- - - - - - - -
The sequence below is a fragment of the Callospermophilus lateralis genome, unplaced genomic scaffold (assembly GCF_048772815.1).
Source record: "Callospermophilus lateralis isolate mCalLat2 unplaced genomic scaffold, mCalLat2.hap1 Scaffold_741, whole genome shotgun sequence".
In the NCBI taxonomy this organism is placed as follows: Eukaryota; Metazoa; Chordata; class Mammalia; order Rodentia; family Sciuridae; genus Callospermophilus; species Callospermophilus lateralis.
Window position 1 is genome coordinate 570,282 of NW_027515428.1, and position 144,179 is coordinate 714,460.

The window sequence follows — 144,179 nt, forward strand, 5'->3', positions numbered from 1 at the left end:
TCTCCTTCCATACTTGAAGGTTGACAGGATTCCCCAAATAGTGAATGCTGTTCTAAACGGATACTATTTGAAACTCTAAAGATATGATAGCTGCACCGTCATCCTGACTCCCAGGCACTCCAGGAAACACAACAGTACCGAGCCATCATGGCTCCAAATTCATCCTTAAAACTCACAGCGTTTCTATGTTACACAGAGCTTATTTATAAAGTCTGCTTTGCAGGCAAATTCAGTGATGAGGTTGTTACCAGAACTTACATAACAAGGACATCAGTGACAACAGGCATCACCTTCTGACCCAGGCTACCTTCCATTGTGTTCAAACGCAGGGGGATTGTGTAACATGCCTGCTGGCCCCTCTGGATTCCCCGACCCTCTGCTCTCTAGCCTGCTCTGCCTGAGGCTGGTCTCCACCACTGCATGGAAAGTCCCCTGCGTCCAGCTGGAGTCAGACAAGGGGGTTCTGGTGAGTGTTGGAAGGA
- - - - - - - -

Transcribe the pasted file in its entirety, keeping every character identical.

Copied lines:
The sequence below is a fragment of the Callospermophilus lateralis genome, unplaced genomic scaffold (assembly GCF_048772815.1).
Source record: "Callospermophilus lateralis isolate mCalLat2 unplaced genomic scaffold, mCalLat2.hap1 Scaffold_741, whole genome shotgun sequence".
In the NCBI taxonomy this organism is placed as follows: Eukaryota; Metazoa; Chordata; class Mammalia; order Rodentia; family Sciuridae; genus Callospermophilus; species Callospermophilus lateralis.
Window position 1 is genome coordinate 570,282 of NW_027515428.1, and position 144,179 is coordinate 714,460.

The window sequence follows — 144,179 nt, forward strand, 5'->3', positions numbered from 1 at the left end:
TCTCCTTCCATACTTGAAGGTTGACAGGATTCCCCAAATAGTGAATGCTGTTCTAAACGGATACTATTTGAAACTCTAAAGATATGATAGCTGCACCGTCATCCTGACTCCCAGGCACTCCAGGAAACACAACAGTACCGAGCCATCATGGCTCCAAATTCATCCTTAAAACTCACAGCGTTTCTATGTTACACAGAGCTTATTTATAAAGTCTGCTTTGCAGGCAAATTCAGTGATGAGGTTGTTACCAGAACTTACATAACAAGGACATCAGTGACAACAGGCATCACCTTCTGACCCAGGCTACCTTCCATTGTGTTCAAACGCAGGGGGATTGTGTAACATGCCTGCTGGCCCCTCTGGATTCCCCGACCCTCTGCTCTCTAGCCTGCTCTGCCTGAGGCTGGTCTCCACCACTGCATGGAAAGTCCCCTGCGTCCAGCTGGAGTCAGACAAGGGGGTTCTGGTGAGTGTTGGAAGGA